“DISA plans to deliver capabilities incrementally, and to gradually expand the early adopter group size,” Cotter added.

Contracting Out the Process

A leading contender for the NBIS contract is Chantilly, Virginia-based Hewlett Packard spin off Perspecta Inc. The company was already issued a $49 million “other transaction” agreement (OTA) in June of last year to build a prototype for the management system of NBIS through Perspecta’s Enterprise Services LLC subsidiary.

That award was possible via a prototype sub-agreement that was provided by an Other Transaction Agreement (OTA) with the Consortium Management Group (CMG) on behalf of Consortium for Command, Control and Communications in Cyberspace (C5).

Perspecta is currently the nation’s largest provider of background investigative services and it offers a full suite of investigative services which are designed to aid government organizations identify, investigate and mitigate risk. The company, which has forged partnerships with Accenture Federal Services, Pegasystems, Next Tier Concepts, Torch Research and CA Technologies, will deliver a government-wide IT system to provide support suitability, security and credentialing (SSC) investigations for all federal employees.

The Virginia-based firm has said this will include a standardized investigative platform designed to be scalable, highly configurable and will offer the ability to be integrated with existing systems and agencies. The new IT system will also improve the existing investigative process with a more streamlined case management system. Perspecta has said this will provide enhanced visibility into investigative data and give field investigators a robust suite of collaboration and investigative tools to support their mission.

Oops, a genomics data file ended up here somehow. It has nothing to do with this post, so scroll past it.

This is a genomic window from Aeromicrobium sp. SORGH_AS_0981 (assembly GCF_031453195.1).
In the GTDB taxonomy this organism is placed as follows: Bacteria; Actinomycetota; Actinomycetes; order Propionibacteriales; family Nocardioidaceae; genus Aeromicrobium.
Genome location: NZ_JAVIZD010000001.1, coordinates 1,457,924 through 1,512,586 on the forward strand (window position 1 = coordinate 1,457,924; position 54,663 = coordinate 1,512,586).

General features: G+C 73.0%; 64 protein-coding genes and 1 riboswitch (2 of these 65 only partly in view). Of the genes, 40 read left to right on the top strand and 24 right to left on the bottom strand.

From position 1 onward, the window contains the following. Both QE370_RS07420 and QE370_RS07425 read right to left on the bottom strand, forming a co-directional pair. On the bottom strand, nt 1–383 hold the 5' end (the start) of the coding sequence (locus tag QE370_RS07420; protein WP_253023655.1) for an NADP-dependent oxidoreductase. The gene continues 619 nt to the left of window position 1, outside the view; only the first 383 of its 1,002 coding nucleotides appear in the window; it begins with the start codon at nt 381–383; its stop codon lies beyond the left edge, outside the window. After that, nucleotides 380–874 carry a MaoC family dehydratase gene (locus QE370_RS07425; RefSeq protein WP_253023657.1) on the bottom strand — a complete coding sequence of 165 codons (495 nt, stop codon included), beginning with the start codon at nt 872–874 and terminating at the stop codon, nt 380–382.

“Determining an individual’s trustworthiness to have access to U.S. government facilities, information systems and data is one of the key focus areas of Perspecta’s analytics program,” said Mac Curtis, president and CEO of Perspecta, via a statement.

“That is why we have brought together the best and brightest team of industry experts in case and content management, national security, clearance processing and data analytics to support this critical DISA program, and provide our government customers with the highest degree of assurance and security,” Curtis added.

Perspecta already holds one of the four NBIB contracts for clearance-related investigative field work via its subsidiary KeyPoint Government Solutions Inc. That contract has generated $720 million since September 2016.

The other three NBIB contracts are currently held by CACI International Inc. ($260 million), General Dynamics Corp. ($204 million), and Securitas AB ($167 million). All four contracts are set to expire at the end of fiscal 2021.

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Peter Suciu is a freelance writer who covers business technology and cyber security. He currently lives in Michigan and can be reached at petersuciu@gmail.com.